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Daily archives for December 16th, 2007

Sunday Salon – December 16, 200...

Sunday Salon – December 16, 2007

December 16, 2007

7:00 AM

It is the perfect day for reading – dark clouds hang in the sky threatening snow, the thermometer hovers around 20 degrees, and I have just built a roaring fire in the woodstove. I have an abundance of reading materials laid out for myself: a novel (I Am The Messenger, by Markus Zusak), a short story (Near-Extinct Birds of the Central Cordillera, by Ben Fountain – published here), and a toppling stack of magazines I have been looking forward to perusing.

In the last week, I finished two novels: The Emperor’s Children, by Claire Messud AND Disgrace, by J.M. Coetzee. These two authors have very different styles. Messud is a bit verbose, her sentences tend to run on and she uses a lot of commas. Coetzee’s prose is spare, often unemotional. But they share an ability to create complex characters and subtle tension that keeps the reader turning pages. I liked both books – Messud’s for its sharp wit, and Coetzee’s for its powerful exploration of race, sex and generational differences.

I began reading I Am The Messenger on Friday and am about a half way through the book. I wonder why I have waited so long to open its pages after reading Zusak’s The Book Thief last winter? I was blown away by Zusak’s use of language – his insights and way of turning a phrase. The man is brilliant. I Am The Messenger is quite a bit different from The Book Thief, but Zusak’s talent is clearly on display.

More later…

2:15 PM

I just finished reading Near-Extinct Birds of the Central Cordillera – a short story by Ben Fountain. Fountain’s writing is ironic and pointed. The main character of the story is John Blair, an ornithology student from Duke University who finds himself a hostage of Columbian rebels. When Blair tries to point out that kidnapping is a crime, the Commandant – a man named Alberto – responds: “This isn’t a kidnapping, this is a retencion in the sociopolitical context of the war. We merely hold you until a fee is paid for your release.”  Blair later convinces Alberto to let him continue his studies of the birds…and discovers a flock of rare, nearly extinct parrots. Fountain captures the futility of the war, and the hypocrisy of the situation throughout this short story.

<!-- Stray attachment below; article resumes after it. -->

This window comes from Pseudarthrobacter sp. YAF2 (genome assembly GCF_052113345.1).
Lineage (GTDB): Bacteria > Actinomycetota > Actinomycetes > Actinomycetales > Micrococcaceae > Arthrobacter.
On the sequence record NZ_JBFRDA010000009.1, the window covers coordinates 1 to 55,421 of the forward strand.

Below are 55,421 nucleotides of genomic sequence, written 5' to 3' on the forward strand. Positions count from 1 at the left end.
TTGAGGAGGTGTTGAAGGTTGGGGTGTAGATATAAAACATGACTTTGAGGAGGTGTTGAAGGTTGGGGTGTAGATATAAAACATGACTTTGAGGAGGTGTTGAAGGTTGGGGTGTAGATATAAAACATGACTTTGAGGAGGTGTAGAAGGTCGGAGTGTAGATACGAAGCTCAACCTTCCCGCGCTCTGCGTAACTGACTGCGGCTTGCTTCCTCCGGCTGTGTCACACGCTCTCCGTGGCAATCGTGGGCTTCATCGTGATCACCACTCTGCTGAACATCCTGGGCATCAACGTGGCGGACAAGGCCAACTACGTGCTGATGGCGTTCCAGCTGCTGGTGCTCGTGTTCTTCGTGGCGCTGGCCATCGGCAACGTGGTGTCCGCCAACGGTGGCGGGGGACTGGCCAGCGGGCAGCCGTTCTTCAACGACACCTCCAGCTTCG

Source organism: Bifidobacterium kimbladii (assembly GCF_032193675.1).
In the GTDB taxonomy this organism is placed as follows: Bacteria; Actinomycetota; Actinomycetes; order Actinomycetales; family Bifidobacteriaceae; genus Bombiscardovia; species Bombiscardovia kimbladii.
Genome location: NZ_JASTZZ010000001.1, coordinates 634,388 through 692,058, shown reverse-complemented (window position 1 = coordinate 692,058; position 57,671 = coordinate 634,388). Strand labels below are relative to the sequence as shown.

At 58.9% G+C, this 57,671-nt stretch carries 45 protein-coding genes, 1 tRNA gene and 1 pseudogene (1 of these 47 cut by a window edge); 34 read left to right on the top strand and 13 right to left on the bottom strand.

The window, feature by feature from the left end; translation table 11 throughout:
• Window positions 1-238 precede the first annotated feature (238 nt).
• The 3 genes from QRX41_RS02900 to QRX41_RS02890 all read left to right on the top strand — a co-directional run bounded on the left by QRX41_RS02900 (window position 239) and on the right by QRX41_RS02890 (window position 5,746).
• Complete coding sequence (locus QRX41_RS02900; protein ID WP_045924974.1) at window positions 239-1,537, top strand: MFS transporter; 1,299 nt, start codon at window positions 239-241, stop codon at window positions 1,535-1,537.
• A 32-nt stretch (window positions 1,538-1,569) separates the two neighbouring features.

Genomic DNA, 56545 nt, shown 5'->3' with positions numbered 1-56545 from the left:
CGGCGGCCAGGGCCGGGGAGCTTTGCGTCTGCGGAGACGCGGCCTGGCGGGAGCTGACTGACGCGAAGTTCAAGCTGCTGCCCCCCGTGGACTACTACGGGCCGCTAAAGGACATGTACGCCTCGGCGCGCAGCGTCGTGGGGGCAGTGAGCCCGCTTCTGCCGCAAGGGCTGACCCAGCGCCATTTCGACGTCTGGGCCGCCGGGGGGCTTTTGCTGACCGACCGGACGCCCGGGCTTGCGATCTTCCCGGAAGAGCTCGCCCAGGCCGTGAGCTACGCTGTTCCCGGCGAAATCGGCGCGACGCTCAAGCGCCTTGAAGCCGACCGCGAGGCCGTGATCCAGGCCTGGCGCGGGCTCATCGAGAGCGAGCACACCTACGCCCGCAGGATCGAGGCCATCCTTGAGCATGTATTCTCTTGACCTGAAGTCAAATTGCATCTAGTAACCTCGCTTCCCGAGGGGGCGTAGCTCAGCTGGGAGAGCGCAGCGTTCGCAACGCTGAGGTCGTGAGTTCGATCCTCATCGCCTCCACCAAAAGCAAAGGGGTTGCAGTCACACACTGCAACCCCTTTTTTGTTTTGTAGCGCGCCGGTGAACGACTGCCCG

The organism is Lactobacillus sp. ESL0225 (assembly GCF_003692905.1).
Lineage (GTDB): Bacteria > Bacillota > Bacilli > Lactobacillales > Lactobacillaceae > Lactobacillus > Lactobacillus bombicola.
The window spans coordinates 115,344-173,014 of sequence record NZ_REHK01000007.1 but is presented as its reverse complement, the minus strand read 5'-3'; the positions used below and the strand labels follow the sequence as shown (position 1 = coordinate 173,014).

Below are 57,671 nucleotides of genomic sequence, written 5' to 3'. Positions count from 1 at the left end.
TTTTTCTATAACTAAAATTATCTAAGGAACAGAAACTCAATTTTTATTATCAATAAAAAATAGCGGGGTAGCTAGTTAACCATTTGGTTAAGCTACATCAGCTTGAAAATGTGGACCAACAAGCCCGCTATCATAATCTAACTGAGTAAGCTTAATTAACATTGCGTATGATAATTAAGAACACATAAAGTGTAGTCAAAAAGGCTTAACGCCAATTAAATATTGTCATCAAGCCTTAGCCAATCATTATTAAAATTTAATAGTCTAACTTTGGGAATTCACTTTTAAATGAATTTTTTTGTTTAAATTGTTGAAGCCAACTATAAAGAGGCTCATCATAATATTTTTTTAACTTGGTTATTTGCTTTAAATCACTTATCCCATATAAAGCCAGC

In the evenings the officers gathered on the steps of their quarters to listen to the radio and drink aromatica tea. Blair gradually insinuated himself onto the bottom step, and after a couple of weeks of Radio Nacional newscasts he understood that Columbia was busily ripping itself to shreds. gargantuan car bombs rocked the cities each week; judges and journalists were assassinated in droves; various gangs, militias, and guerrillas fought the Army and the cops, while the drug lords, and revanchists sponsored paramilitary autodefensa squads which seemed to specialize in massacring unarmed peasants.

I found this to be a powerful story, one which explores the limits of our natural resources, environmentalism in the context of war, and the role of our government and financial institutions in the destruction of the rain forests and their inhabitants.

In other reading today, I made some headway in the Zusak book. I love Zusak’s prose, the way he make inanimate objects come to life…little gems like this one:

I’m about to speak when an argument breaks out in one of the neighboring houses.
A plate smashes.
Screams jump over the fence.
The fighting intensifies, voices slam, and the doors shout shut.
– From I Am The Messenger, page 142 –

I’ve also thumbed through the November 2007 issue of Bon Appetit magazine and torn out some amazing looking recipes for fattening desserts and comfort food.

More later…

10:00 PM

Well, I didn’t finish I Am The Messenger – but I made a significant dent in it and should complete it tomorrow. Stay tuned for my review of this interesting book.

See you next week, Sunday Saloners!

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